The Austrian capital city of Vienna made a comeback as the world’s most liveable city after it tumbled down to 34th place due to coronavirus pandemic restrictions.
Now, Vienna tops a ranking dominated by Western European cities, and it scores highly in nearly all criteria, including stability, healthcare, education, and infrastructure, according to a report by the Economist Intelligence Unit (EIU).
What does each of these points mean and in which areas is the city still not the best?
The liveability score is reached through category weights, each divided into subcategories. The indicators are then scored based on either judgement of “in-house expert geography analysts and a field correspondent based in each city” for qualitative variables.
In the case of quantitative variables, the rating is calculated based on the relative performance of a location using external data, such as information from the World Bank or Transparency International, for example.
Vienna got a 100 percent score in this category, which is measured based on several indicators. The EIU rating evaluated the prevalence of petty crime and of violent crime. It also looked into the threat of terrorism, military conflict, and civil unrest threats.
This was another category Austria’s capital aced – and an improvement from the pandemic years, when it lost points on healthcare.
The rating considers the availability and quality of both private and public healthcare. It also looks into the availability of over-the-counter drugs and general healthcare indicators provided by the World Bank.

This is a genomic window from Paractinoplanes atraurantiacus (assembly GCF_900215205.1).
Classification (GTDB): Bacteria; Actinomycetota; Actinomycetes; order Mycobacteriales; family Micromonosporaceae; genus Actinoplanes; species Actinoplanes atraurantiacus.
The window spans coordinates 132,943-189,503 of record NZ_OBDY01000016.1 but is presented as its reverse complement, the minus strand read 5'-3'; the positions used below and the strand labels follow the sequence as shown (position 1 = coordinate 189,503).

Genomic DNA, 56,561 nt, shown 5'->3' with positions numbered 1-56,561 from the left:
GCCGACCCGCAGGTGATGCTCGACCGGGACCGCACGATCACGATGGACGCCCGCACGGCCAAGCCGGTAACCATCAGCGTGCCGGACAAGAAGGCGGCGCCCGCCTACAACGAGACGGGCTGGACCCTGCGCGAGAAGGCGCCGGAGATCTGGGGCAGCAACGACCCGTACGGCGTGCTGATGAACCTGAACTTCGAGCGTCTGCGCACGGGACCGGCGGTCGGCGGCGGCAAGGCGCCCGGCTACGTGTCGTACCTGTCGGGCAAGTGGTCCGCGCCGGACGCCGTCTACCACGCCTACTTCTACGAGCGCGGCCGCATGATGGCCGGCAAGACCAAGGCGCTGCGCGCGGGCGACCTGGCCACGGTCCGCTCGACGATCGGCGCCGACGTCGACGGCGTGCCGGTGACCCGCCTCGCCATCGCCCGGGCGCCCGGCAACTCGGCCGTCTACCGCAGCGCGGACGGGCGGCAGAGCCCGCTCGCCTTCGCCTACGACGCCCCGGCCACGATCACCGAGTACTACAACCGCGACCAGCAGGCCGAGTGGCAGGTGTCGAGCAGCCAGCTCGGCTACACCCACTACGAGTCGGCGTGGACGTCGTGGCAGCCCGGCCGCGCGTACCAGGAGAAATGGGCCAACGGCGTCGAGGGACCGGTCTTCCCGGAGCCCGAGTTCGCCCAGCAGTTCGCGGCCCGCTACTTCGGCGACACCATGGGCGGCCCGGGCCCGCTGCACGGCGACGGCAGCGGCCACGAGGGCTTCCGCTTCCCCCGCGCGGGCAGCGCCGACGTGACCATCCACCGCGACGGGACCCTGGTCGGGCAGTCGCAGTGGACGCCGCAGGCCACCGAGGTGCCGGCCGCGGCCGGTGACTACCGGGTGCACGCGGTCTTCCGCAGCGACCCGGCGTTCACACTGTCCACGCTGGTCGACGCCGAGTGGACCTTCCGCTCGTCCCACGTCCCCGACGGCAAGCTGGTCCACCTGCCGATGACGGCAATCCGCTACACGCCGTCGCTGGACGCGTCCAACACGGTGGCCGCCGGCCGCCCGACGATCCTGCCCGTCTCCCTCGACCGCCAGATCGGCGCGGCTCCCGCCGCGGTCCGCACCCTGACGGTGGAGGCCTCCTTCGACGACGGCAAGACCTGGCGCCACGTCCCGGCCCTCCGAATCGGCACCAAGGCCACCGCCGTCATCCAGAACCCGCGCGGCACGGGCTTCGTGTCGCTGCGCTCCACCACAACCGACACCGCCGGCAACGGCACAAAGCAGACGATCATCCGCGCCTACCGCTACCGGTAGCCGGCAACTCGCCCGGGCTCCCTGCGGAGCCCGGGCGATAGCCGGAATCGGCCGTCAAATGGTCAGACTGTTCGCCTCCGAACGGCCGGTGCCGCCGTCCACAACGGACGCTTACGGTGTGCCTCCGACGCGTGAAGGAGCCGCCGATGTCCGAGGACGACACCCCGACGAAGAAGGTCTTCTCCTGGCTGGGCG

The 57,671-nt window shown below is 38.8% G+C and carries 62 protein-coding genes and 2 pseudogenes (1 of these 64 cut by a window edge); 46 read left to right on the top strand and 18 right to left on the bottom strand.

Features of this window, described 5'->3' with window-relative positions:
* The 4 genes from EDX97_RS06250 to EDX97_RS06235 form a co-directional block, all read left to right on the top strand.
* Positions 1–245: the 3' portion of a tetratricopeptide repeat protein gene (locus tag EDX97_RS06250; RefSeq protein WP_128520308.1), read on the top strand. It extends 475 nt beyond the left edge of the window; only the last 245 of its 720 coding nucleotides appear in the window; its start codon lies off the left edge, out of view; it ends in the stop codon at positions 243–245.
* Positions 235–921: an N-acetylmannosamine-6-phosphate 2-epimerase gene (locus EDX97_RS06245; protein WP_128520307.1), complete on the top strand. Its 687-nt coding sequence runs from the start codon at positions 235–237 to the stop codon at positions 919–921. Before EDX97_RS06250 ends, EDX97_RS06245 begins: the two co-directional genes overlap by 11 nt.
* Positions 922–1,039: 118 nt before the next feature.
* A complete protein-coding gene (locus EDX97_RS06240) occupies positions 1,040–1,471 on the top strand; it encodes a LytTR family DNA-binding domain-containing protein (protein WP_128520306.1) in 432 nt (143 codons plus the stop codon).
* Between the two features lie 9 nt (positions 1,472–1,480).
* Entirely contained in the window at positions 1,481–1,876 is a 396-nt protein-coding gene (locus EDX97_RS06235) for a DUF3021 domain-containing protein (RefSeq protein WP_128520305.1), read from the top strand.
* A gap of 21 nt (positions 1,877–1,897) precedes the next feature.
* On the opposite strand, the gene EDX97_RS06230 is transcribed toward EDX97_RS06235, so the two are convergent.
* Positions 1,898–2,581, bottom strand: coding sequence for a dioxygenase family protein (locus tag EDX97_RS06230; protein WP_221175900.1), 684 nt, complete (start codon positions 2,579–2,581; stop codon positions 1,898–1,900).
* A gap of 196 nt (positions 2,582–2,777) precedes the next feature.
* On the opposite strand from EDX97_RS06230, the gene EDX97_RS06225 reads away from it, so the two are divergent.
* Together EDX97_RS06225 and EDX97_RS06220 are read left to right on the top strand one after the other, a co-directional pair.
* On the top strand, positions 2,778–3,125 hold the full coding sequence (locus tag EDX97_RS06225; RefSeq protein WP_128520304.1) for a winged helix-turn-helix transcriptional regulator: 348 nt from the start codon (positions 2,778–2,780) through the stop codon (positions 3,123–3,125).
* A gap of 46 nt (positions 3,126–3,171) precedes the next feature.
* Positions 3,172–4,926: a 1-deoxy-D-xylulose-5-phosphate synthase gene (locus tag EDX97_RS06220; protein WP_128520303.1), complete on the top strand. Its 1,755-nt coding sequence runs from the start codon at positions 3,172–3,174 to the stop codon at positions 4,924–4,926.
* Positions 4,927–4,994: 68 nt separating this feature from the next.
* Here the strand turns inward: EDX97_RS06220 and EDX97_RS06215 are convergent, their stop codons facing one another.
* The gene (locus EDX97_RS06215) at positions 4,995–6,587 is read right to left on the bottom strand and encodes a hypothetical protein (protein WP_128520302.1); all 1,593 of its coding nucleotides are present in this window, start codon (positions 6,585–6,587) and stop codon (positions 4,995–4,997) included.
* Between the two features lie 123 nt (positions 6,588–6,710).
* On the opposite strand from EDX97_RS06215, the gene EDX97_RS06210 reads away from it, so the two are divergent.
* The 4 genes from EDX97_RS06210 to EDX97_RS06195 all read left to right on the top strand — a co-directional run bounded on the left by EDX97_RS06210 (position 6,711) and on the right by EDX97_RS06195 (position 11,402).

Vienna got a total of 100 points for this category, which considered the availability and quality of private education and looked into World Bank data on public education indicators.
Another 100 percent for Austria’s capital which was found to have a good quality of road network, public transport, international links, energy provision, water provision and telecommunications. The ranking also considered the availability of good-quality housing.
Culture & Environment
This was the only category where Vienna did not get 100 points. Instead, it scored 96.3, which was still higher than many of the top ten cities. Vancouver, Canada, was the only city at the top of the ranking that got a 100. Melbourne and Amsterdam also fared slightly better than Vienna.
The category looks into humidity and temperature rating, the discomfort of climate for travellers, level of corruption, social or religious restrictions, level of censorship, sporting availability, cultural availability, food and drink, and consumer goods and services.
Among all of these indicators, only the humidity/temperature rating, which is adapted from average weather conditions, didn’t receive the highest grade.
What can Vienna do to get better?
Even in the indicators where the Austrian capital did well, there are always things to improve, especially concerning the risks to the quality of living that rising inflation and the Ukrainian war bring.
When it comes to weather, though the city cannot control when it rains or shines, there are many things it can do to improve living conditions on those scorching summer days or freezing winter evenings.
As summer and heatwaves arrive, it is already looking to bring more green areas and avoid “heat islands” building up in the city centre. It also has built fog showers, drinking fountains and increased offers of “cool” areas where people can escape the extreme heat.
Also, looking to reduce the use of cars and make life better for residents, Vienna is betting on the “15-minute city” concept. This means that Austria’s capital is trying to make the essential everyday routes and destinations, including metro stations, reachable by a 15-minute walk.